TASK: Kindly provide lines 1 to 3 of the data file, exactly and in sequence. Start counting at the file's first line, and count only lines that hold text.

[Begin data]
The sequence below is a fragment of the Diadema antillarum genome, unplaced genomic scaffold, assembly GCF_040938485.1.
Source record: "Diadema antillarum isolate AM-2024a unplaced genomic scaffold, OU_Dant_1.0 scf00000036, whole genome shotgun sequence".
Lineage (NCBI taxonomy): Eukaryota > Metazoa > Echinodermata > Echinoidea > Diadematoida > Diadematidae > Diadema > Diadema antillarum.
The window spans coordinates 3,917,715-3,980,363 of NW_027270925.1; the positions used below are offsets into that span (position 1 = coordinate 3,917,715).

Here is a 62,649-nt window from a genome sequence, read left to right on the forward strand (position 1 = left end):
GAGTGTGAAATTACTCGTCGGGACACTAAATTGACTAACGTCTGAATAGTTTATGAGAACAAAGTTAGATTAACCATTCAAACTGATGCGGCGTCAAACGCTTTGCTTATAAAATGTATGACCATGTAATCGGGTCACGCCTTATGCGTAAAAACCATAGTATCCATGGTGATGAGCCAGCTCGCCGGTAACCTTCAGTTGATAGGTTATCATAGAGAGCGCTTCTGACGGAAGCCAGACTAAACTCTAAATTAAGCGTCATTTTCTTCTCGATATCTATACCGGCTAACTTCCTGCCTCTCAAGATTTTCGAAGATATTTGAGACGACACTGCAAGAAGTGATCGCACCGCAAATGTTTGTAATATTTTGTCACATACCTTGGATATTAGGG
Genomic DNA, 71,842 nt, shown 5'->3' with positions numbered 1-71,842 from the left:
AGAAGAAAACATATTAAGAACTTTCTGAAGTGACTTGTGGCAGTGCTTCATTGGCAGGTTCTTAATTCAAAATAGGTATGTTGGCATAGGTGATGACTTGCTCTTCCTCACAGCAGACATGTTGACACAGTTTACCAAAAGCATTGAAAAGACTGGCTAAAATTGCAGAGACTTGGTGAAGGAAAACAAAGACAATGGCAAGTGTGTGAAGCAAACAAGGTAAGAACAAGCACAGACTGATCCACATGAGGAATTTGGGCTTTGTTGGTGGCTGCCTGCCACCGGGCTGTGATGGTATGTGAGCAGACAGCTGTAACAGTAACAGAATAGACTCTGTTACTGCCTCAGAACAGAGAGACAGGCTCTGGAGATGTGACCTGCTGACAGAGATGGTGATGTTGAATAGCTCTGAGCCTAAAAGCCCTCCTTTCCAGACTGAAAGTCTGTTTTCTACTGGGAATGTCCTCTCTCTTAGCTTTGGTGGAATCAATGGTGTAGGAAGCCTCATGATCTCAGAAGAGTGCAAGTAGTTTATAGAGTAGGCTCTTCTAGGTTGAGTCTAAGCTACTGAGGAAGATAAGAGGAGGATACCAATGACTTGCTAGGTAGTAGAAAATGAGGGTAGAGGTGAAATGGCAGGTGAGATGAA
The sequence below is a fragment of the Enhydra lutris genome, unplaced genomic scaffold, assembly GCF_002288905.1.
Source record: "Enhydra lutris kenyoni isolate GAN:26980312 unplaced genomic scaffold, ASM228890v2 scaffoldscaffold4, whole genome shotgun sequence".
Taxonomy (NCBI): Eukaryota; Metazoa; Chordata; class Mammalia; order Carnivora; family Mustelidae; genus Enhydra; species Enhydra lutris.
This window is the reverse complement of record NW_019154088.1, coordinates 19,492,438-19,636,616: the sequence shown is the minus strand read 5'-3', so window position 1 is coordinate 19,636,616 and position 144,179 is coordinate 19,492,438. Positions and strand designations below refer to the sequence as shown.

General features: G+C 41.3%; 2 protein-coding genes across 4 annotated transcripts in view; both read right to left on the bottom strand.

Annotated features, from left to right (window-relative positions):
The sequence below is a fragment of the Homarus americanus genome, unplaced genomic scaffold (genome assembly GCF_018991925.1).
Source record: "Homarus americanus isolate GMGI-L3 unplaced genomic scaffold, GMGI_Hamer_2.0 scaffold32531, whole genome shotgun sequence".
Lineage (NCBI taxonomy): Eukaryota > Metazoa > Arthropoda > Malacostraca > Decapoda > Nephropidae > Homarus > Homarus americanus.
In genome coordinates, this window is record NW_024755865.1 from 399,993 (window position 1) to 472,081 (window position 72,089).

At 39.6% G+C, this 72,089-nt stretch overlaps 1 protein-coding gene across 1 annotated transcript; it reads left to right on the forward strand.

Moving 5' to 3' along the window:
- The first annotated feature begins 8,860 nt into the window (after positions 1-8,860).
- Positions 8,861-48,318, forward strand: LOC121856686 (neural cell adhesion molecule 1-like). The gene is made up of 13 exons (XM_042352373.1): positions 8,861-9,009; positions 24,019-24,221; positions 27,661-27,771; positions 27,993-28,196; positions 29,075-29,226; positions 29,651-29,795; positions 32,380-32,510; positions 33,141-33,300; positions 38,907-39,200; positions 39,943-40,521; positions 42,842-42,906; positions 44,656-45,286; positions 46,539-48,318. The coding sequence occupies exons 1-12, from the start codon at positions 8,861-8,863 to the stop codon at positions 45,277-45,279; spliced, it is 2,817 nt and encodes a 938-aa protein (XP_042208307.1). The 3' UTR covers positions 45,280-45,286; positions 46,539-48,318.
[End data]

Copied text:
The sequence below is a fragment of the Diadema antillarum genome, unplaced genomic scaffold, assembly GCF_040938485.1.
Source record: "Diadema antillarum isolate AM-2024a unplaced genomic scaffold, OU_Dant_1.0 scf00000036, whole genome shotgun sequence".
Lineage (NCBI taxonomy): Eukaryota > Metazoa > Echinodermata > Echinoidea > Diadematoida > Diadematidae > Diadema > Diadema antillarum.